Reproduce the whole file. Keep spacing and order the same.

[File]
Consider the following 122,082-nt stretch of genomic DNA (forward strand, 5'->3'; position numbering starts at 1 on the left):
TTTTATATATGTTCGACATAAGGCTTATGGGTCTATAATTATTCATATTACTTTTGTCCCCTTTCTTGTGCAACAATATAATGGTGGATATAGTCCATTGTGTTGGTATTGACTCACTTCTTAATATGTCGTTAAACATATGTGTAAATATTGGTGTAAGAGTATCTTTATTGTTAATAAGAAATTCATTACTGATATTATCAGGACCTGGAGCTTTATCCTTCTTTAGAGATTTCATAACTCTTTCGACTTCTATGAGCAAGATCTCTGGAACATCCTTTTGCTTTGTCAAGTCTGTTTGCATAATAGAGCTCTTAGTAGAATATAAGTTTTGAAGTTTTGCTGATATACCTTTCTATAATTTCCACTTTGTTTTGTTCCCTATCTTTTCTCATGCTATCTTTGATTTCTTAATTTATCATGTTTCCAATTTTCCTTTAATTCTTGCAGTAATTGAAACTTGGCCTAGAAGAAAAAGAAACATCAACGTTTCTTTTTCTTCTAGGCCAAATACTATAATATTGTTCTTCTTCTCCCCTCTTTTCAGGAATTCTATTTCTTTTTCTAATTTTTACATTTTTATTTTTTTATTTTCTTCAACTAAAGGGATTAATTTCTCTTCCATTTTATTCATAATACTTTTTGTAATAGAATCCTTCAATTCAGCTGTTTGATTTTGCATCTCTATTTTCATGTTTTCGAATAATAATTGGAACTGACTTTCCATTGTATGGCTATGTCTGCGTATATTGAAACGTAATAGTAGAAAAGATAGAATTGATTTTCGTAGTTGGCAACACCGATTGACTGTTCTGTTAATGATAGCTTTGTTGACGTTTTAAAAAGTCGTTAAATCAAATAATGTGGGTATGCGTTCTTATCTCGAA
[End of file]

Consider the following 122,082-nt stretch of genomic DNA (forward strand, 5'->3'; position numbering starts at 1 on the left):
TTTTATATATGTTCGACATAAGGCTTATGGGTCTATAATTATTCATATTACTTTTGTCCCCTTTCTTGTGCAACAATATAATGGTGGATATAGTCCATTGTGTTGGTATTGACTCACTTCTTAATATGTCGTTAAACATATGTGTAAATATTGGTGTAAGAGTATCTTTATTGTTAATAAGAAATTCATTACTGATATTATCAGGACCTGGAGCTTTATCCTTCTTTAGAGATTTCATAACTCTTTCGACTTCTATGAGCAAGATCTCTGGAACATCCTTTTGCTTTGTCAAGTCTGTTTGCATAATAGAGCTCTTAGTAGAATATAAGTTTTGAAGTTTTGCTGATATACCTTTCTATAATTTCCACTTTGTTTTGTTCCCTATCTTTTCTCATGCTATCTTTGATTTCTTAATTTATCATGTTTCCAATTTTCCTTTAATTCTTGCAGTAATTGAAACTTGGCCTAGAAGAAAAAGAAACATCAACGTTTCTTTTTCTTCTAGGCCAAATACTATAATATTGTTCTTCTTCTCCCCTCTTTTCAGGAATTCTATTTCTTTTTCTAATTTTTACATTTTTATTTTTTTATTTTCTTCAACTAAAGGGATTAATTTCTCTTCCATTTTATTCATAATACTTTTTGTAATAGAATCCTTCAATTCAGCTGTTTGATTTTGCATCTCTATTTTCATGTTTTCGAATAATAATTGGAACTGACTTTCCATTGTATGGCTATGTCTGCGTATATTGAAACGTAATAGTAGAAAAGATAGAATTGATTTTCGTAGTTGGCAACACCGATTGACTGTTCTGTTAATGATAGCTTTGTTGACGTTTTAAAAAGTCGTTAAATCAAATAATGTGGGTATGCGTTCTTATCTCGAA